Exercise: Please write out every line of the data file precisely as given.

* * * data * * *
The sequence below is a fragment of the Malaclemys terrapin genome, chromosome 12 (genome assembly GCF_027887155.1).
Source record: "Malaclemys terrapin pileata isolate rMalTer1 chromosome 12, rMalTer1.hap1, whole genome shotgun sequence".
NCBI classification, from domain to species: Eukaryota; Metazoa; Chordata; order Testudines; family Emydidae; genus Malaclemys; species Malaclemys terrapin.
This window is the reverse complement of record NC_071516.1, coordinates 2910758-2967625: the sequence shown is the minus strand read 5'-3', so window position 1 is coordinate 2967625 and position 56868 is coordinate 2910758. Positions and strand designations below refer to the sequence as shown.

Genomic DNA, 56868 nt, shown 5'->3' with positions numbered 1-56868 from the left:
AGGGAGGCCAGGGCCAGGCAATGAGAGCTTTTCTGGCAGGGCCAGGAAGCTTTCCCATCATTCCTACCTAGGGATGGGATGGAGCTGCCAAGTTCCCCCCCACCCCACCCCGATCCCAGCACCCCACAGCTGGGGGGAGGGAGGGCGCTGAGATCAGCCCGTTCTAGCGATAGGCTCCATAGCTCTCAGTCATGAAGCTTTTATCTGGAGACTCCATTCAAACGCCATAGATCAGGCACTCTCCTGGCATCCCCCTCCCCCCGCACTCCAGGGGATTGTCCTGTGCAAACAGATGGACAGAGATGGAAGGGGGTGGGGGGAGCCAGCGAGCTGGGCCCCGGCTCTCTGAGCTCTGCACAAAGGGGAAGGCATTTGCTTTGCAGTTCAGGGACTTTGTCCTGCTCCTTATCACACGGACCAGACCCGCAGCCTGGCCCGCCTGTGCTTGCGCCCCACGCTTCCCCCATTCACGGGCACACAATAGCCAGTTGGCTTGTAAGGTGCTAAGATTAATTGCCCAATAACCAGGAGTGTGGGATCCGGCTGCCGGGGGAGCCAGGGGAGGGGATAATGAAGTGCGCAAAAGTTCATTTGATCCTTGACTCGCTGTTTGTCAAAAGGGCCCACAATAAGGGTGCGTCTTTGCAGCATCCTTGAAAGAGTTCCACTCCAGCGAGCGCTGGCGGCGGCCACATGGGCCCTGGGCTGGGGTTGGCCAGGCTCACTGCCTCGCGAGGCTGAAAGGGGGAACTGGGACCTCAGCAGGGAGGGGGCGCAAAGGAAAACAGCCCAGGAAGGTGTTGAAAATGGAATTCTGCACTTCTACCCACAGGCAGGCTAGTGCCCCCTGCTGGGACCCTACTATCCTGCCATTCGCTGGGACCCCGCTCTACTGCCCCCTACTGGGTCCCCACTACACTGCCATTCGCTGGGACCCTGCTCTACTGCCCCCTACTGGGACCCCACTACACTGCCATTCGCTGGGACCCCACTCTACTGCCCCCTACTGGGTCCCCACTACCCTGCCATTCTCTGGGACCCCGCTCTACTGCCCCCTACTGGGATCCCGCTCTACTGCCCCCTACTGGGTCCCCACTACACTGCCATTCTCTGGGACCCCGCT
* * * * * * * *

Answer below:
The sequence below is a fragment of the Malaclemys terrapin genome, chromosome 12 (genome assembly GCF_027887155.1).
Source record: "Malaclemys terrapin pileata isolate rMalTer1 chromosome 12, rMalTer1.hap1, whole genome shotgun sequence".
NCBI classification, from domain to species: Eukaryota; Metazoa; Chordata; order Testudines; family Emydidae; genus Malaclemys; species Malaclemys terrapin.
This window is the reverse complement of record NC_071516.1, coordinates 2910758-2967625: the sequence shown is the minus strand read 5'-3', so window position 1 is coordinate 2967625 and position 56868 is coordinate 2910758. Positions and strand designations below refer to the sequence as shown.

Genomic DNA, 56868 nt, shown 5'->3' with positions numbered 1-56868 from the left:
AGGGAGGCCAGGGCCAGGCAATGAGAGCTTTTCTGGCAGGGCCAGGAAGCTTTCCCATCATTCCTACCTAGGGATGGGATGGAGCTGCCAAGTTCCCCCCCACCCCACCCCGATCCCAGCACCCCACAGCTGGGGGGAGGGAGGGCGCTGAGATCAGCCCGTTCTAGCGATAGGCTCCATAGCTCTCAGTCATGAAGCTTTTATCTGGAGACTCCATTCAAACGCCATAGATCAGGCACTCTCCTGGCATCCCCCTCCCCCCGCACTCCAGGGGATTGTCCTGTGCAAACAGATGGACAGAGATGGAAGGGGGTGGGGGGAGCCAGCGAGCTGGGCCCCGGCTCTCTGAGCTCTGCACAAAGGGGAAGGCATTTGCTTTGCAGTTCAGGGACTTTGTCCTGCTCCTTATCACACGGACCAGACCCGCAGCCTGGCCCGCCTGTGCTTGCGCCCCACGCTTCCCCCATTCACGGGCACACAATAGCCAGTTGGCTTGTAAGGTGCTAAGATTAATTGCCCAATAACCAGGAGTGTGGGATCCGGCTGCCGGGGGAGCCAGGGGAGGGGATAATGAAGTGCGCAAAAGTTCATTTGATCCTTGACTCGCTGTTTGTCAAAAGGGCCCACAATAAGGGTGCGTCTTTGCAGCATCCTTGAAAGAGTTCCACTCCAGCGAGCGCTGGCGGCGGCCACATGGGCCCTGGGCTGGGGTTGGCCAGGCTCACTGCCTCGCGAGGCTGAAAGGGGGAACTGGGACCTCAGCAGGGAGGGGGCGCAAAGGAAAACAGCCCAGGAAGGTGTTGAAAATGGAATTCTGCACTTCTACCCACAGGCAGGCTAGTGCCCCCTGCTGGGACCCTACTATCCTGCCATTCGCTGGGACCCCGCTCTACTGCCCCCTACTGGGTCCCCACTACACTGCCATTCGCTGGGACCCTGCTCTACTGCCCCCTACTGGGACCCCACTACACTGCCATTCGCTGGGACCCCACTCTACTGCCCCCTACTGGGTCCCCACTACCCTGCCATTCTCTGGGACCCCGCTCTACTGCCCCCTACTGGGATCCCGCTCTACTGCCCCCTACTGGGTCCCCACTACACTGCCATTCTCTGGGACCCCGCT